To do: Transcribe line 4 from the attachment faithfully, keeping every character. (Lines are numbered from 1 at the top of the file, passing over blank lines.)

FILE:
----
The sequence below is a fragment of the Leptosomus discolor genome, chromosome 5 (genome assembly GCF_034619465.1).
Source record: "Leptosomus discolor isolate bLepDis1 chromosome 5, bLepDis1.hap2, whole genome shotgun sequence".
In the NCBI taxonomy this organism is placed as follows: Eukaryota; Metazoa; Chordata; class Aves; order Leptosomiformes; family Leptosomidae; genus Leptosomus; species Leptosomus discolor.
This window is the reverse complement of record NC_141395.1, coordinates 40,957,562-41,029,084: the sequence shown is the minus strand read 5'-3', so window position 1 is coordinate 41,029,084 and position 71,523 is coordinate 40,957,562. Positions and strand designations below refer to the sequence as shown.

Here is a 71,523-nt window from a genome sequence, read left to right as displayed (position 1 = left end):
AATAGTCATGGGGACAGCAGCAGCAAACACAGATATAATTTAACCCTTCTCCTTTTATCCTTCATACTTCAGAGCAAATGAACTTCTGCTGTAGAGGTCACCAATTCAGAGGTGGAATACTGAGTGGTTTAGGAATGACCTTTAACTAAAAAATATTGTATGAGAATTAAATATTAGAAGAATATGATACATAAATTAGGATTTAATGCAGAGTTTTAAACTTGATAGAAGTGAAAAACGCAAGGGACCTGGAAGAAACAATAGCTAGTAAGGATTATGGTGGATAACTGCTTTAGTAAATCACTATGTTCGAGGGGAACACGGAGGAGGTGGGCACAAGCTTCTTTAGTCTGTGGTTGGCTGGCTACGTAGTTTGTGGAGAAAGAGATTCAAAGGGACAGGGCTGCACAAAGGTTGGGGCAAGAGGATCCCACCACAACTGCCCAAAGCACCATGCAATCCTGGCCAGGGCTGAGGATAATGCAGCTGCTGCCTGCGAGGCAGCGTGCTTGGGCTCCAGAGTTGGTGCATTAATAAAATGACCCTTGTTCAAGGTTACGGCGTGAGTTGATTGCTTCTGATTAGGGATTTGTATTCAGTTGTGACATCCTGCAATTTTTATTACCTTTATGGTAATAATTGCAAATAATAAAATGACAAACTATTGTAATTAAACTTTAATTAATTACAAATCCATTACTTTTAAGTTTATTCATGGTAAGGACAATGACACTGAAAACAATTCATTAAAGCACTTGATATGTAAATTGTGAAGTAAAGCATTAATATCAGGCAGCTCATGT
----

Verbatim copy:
This window is the reverse complement of record NC_141395.1, coordinates 40,957,562-41,029,084: the sequence shown is the minus strand read 5'-3', so window position 1 is coordinate 41,029,084 and position 71,523 is coordinate 40,957,562. Positions and strand designations below refer to the sequence as shown.